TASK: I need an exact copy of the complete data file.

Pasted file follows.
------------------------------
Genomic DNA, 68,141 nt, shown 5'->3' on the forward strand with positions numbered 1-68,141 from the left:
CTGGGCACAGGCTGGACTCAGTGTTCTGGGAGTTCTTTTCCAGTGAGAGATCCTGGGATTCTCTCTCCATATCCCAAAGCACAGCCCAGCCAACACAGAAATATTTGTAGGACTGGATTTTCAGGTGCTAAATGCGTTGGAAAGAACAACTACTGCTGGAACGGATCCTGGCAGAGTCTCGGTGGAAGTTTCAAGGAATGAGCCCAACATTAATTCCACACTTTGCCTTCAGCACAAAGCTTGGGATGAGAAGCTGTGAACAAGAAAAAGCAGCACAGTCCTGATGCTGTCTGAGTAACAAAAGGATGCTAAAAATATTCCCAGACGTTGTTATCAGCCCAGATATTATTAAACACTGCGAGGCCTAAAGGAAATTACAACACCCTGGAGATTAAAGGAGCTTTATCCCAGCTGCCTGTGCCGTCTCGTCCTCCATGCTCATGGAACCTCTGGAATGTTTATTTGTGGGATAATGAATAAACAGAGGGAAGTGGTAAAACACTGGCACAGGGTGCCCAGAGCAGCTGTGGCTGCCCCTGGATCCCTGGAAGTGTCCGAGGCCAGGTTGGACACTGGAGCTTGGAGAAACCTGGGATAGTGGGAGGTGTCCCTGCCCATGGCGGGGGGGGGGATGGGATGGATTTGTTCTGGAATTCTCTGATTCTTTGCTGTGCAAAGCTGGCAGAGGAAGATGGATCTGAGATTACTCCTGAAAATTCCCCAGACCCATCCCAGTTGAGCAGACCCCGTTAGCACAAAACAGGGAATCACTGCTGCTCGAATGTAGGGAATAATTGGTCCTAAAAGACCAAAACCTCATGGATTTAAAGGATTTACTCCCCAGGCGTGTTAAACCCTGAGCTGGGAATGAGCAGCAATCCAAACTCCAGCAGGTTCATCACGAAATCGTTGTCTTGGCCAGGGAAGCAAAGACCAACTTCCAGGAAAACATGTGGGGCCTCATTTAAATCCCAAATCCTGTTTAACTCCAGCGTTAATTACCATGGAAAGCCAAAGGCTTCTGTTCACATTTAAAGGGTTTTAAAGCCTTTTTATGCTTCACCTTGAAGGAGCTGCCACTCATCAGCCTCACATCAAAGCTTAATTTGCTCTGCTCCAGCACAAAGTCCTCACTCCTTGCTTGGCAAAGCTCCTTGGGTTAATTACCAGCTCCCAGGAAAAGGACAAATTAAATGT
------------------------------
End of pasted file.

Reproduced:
Genomic DNA, 68,141 nt, shown 5'->3' on the forward strand with positions numbered 1-68,141 from the left:
CTGGGCACAGGCTGGACTCAGTGTTCTGGGAGTTCTTTTCCAGTGAGAGATCCTGGGATTCTCTCTCCATATCCCAAAGCACAGCCCAGCCAACACAGAAATATTTGTAGGACTGGATTTTCAGGTGCTAAATGCGTTGGAAAGAACAACTACTGCTGGAACGGATCCTGGCAGAGTCTCGGTGGAAGTTTCAAGGAATGAGCCCAACATTAATTCCACACTTTGCCTTCAGCACAAAGCTTGGGATGAGAAGCTGTGAACAAGAAAAAGCAGCACAGTCCTGATGCTGTCTGAGTAACAAAAGGATGCTAAAAATATTCCCAGACGTTGTTATCAGCCCAGATATTATTAAACACTGCGAGGCCTAAAGGAAATTACAACACCCTGGAGATTAAAGGAGCTTTATCCCAGCTGCCTGTGCCGTCTCGTCCTCCATGCTCATGGAACCTCTGGAATGTTTATTTGTGGGATAATGAATAAACAGAGGGAAGTGGTAAAACACTGGCACAGGGTGCCCAGAGCAGCTGTGGCTGCCCCTGGATCCCTGGAAGTGTCCGAGGCCAGGTTGGACACTGGAGCTTGGAGAAACCTGGGATAGTGGGAGGTGTCCCTGCCCATGGCGGGGGGGGGGATGGGATGGATTTGTTCTGGAATTCTCTGATTCTTTGCTGTGCAAAGCTGGCAGAGGAAGATGGATCTGAGATTACTCCTGAAAATTCCCCAGACCCATCCCAGTTGAGCAGACCCCGTTAGCACAAAACAGGGAATCACTGCTGCTCGAATGTAGGGAATAATTGGTCCTAAAAGACCAAAACCTCATGGATTTAAAGGATTTACTCCCCAGGCGTGTTAAACCCTGAGCTGGGAATGAGCAGCAATCCAAACTCCAGCAGGTTCATCACGAAATCGTTGTCTTGGCCAGGGAAGCAAAGACCAACTTCCAGGAAAACATGTGGGGCCTCATTTAAATCCCAAATCCTGTTTAACTCCAGCGTTAATTACCATGGAAAGCCAAAGGCTTCTGTTCACATTTAAAGGGTTTTAAAGCCTTTTTATGCTTCACCTTGAAGGAGCTGCCACTCATCAGCCTCACATCAAAGCTTAATTTGCTCTGCTCCAGCACAAAGTCCTCACTCCTTGCTTGGCAAAGCTCCTTGGGTTAATTACCAGCTCCCAGGAAAAGGACAAATTAAATGT